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5 Underrated Exhibits At The San Diego Zoo That Are Worth Your Time

(Courtesy of San Diego Zoo.)

So you think you know the San Diego Zoo. Maybe you've been there a million times, perhaps you had that one memorable trip—or maybe you even grew up in San Diego and now tote your own family around to see your old favorites and new discoveries.

But there's another zoo, one that not everyone experiences. It involves the backstory behind animals and their environments. It's critical to have a deeper understanding of our flora and fauna now, perhaps more than ever before, because climate change and other threats put so many of our treasured resources in jeopardy. We are less likely to destroy what we know.

On your next visit, see if you can track down these five off-the-beaten-path places to revive your San Diego Zoo experience—and to learn a little more about our world.

1) Reptile Mesa: You've likely seen the crocodiles and alligators, but look a little deeper and you'll see other species in the pool. For example, softshell turtles make sand-pit beds underwater and catch a snooze. And Indian flapshell turtles are exactly how they sound—they can retreat their long necks and limbs completely into their shells, almost like boxing themselves up for protection. From the crocodilian group, the gharial (named for its long, skinny snout with an Indian "ghara" pot shape at the end) can stay underwater for up to two They have sharp teeth that frequently fall out and grow back. On the surface, it may seem crazy to want to protect these creatures, which are the genetic heirs of species from long ago that have survived for many thousands of years, but they are now threatened by the destruction of their environments. Zoo conservation breeding programs help to keep their current gene pool healthy.

After it was found on-site, the honey from this beehive was rewarded to the gorillas and other primates at the Zoo. (Courtesy of San Diego Zoo.)

2) The Pollinator Garden: Quite simply, we don't have food if we don't have plants. (And yes, that includes meat—animals eat plants such as grains or grass). The bad news is that plant pollinators such as bees, butterflies, hummingbirds, flies, and beetles are rapidly disappearing, due to overuse or misuse of pesticides, disappearance of their feeder native plants, and destruction of their habitats. Fortunately, the zoo's Pollinator Garden near Elephant Odyssey is set up as a sanctuary for the small and mighty fliers, with pesticide-free plants, a demonstration bee house, and a monarch waystation. Hopefully, it will inspire visitors to protect pollinators at home.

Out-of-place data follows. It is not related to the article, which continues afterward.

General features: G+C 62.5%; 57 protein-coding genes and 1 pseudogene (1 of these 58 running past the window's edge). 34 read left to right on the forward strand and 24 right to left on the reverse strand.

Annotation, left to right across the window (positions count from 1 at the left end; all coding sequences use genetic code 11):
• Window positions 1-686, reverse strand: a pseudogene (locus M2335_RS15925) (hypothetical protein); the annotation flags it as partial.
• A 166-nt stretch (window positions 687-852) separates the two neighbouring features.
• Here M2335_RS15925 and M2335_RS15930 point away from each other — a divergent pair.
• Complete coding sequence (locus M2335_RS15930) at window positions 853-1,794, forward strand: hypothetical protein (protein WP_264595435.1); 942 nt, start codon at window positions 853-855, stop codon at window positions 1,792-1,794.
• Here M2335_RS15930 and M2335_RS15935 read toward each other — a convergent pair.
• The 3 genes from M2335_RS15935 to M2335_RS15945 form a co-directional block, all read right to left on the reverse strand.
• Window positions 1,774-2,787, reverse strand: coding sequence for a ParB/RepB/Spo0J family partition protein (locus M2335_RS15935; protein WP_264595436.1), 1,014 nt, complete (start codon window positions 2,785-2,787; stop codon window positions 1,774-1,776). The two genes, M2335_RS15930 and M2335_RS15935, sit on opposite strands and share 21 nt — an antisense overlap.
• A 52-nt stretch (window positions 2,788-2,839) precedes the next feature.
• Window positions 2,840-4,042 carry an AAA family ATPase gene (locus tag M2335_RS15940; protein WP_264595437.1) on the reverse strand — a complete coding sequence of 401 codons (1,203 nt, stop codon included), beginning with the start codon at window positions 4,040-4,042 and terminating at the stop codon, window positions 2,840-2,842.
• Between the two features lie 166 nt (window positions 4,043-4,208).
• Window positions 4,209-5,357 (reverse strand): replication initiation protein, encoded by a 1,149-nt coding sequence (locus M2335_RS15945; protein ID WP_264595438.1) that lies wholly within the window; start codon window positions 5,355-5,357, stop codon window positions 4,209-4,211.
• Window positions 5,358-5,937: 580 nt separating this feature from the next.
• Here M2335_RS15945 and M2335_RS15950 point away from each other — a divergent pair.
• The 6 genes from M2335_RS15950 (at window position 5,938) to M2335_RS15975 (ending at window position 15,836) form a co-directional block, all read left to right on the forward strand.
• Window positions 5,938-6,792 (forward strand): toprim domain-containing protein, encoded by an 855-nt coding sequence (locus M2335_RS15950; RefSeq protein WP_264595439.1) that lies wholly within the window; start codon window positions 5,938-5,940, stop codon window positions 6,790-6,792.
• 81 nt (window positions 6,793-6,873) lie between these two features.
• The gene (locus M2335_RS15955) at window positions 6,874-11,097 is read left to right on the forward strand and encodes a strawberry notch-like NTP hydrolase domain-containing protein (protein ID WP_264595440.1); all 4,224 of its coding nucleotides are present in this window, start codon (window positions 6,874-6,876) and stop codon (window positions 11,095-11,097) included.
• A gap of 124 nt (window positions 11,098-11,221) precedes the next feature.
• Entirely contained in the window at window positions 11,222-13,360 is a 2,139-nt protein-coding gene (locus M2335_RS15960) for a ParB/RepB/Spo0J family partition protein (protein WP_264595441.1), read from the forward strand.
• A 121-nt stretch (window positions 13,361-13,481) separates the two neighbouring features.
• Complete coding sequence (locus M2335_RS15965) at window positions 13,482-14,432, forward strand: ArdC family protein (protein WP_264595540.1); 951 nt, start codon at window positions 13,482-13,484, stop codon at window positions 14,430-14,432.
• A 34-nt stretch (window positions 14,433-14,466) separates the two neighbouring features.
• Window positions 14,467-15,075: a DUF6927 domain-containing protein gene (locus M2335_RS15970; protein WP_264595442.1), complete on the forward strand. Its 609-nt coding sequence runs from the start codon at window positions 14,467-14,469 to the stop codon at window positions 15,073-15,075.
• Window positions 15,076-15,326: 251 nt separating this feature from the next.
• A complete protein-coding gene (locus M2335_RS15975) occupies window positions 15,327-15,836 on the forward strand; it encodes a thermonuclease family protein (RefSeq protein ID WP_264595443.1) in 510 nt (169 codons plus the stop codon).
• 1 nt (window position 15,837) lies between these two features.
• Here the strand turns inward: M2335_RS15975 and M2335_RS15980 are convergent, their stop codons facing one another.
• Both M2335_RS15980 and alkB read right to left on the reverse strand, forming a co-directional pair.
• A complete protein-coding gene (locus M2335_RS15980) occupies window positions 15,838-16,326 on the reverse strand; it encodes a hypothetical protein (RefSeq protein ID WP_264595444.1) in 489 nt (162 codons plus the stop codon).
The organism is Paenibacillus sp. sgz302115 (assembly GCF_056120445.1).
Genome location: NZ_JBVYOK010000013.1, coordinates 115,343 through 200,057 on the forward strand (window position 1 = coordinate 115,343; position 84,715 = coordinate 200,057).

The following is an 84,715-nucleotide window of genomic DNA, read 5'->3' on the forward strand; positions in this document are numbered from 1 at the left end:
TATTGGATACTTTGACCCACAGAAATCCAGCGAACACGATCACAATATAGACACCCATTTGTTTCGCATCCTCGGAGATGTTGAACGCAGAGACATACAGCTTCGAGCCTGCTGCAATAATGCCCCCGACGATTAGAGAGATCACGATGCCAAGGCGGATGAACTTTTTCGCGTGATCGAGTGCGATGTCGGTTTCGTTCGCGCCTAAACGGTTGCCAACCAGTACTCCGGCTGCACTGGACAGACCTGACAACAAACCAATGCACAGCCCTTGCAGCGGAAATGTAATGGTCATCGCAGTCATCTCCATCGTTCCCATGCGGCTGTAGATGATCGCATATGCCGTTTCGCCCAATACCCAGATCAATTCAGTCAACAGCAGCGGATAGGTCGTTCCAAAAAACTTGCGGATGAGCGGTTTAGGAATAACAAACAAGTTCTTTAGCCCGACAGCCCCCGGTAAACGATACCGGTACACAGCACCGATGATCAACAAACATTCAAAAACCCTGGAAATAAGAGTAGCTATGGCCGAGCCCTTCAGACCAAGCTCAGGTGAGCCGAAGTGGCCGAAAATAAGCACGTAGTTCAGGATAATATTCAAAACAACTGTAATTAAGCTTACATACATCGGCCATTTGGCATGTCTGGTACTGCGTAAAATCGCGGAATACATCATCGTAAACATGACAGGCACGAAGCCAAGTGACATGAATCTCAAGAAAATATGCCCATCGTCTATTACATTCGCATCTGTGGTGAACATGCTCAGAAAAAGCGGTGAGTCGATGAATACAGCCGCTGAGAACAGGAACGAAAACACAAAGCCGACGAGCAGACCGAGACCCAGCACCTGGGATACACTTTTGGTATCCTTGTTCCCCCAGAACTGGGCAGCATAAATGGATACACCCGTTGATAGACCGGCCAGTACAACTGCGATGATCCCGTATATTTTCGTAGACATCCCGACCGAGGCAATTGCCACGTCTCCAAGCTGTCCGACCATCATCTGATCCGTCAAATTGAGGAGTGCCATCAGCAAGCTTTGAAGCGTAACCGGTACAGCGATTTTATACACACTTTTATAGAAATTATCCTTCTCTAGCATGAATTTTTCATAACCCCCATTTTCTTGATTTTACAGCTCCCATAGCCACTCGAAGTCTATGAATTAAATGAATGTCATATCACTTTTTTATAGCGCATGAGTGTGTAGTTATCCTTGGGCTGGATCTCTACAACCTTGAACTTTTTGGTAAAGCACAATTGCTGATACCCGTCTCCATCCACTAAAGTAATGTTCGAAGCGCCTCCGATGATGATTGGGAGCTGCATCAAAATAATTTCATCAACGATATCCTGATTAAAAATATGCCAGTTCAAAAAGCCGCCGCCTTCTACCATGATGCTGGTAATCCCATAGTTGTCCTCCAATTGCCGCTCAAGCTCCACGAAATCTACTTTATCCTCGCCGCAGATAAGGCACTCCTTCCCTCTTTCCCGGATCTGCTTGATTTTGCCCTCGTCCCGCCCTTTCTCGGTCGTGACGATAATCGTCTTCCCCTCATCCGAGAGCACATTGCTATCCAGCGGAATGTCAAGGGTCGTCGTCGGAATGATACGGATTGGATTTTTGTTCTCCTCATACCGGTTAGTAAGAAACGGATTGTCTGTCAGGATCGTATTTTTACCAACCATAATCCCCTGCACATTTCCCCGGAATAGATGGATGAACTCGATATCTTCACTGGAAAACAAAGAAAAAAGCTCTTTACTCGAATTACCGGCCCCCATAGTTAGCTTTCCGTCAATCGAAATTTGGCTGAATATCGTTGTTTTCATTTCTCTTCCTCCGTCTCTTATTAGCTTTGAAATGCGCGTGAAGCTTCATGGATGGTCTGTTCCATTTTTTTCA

3) River Hippo Habitat: You'd think it would be difficult to miss a hippo, but so many people do! In the lesser-traveled part of the Lost Forest zone, a huge pool is home to Funani and Otis, who weigh in at nearly 1.5 and 2 tons, respectively. They are surprisingly graceful with their underwater ballet moves, and they keep company with tilapia fish, which eat the hippos' dead skin and food remnants, as they would in the wild. One of the hippos born at the San Diego Zoo, Adhama, now lives at the Los Angeles Zoo and became a YouTube star in his own right with his talented moves. Hippos once were plentiful throughout Africa, but now they are a threatened species, only abundant in East Africa. Dam building, water diversion, and the ivory trade—they are killed for their tusks—have devastated their populations.

The spicy-scented Angraecum sesquipedale has several common names, including Christmas orchid and Star of Bethlehem orchid. (Courtesy of San Diego Zoo.)

4) Botanical Tours: In the same way you won't see exotic animals in your everyday life, you also won't see these rare orchids (including the striking Dracula vampira variety, which blooms at night and withers at the sun's first light) at the florist. The Orchid House, which is open on the third Thursday of every month, serves as a Designated Rescue Center for these delicate plants, which are protected and propagated through international conservation agreements.

5) Parker Aviary: Come for the exotic birds, stay for the puppy-sized primates. The aviary boasts a pair of golden lion tamarins, monkeys native to the Brazilian coastal rain forest, which scamper throughout the lush foliage. Once on the brink of extinction (exacerbated by a 50% infant mortality rate), an intensive global conservation effort has brought the golden lion tamarin population up to well over 3,000. Oh! And there are birds, too: Look for bright-billed toucans, the hanging nests of the oropendola blackbirds, and brilliantly vermillion-plumed Andean "cock-of-the-rock" Rupicola peruvianus.

It's a lot to do in one visit, we know. You'll be tired and hungry. All the more reason to take a break in another lesser-known zoo location, Albert's Restaurant, named for one of the zoo's most beloved former inhabitants, a silverback western lowland gorilla. Albert's has its own French-inspired chef and what you might expect from a full-service, sit-down establishment, including a full bar, but also what you don't—a waterfall outside the patio.

Visit San Diego Zoo this summer during Nighttime Zoo. The zoo has later hours, special exhibits, enhanced performances meant to be enjoyed on summer nights, and more. For more information and to purchase tickets to the San Diego Zoo, visit here.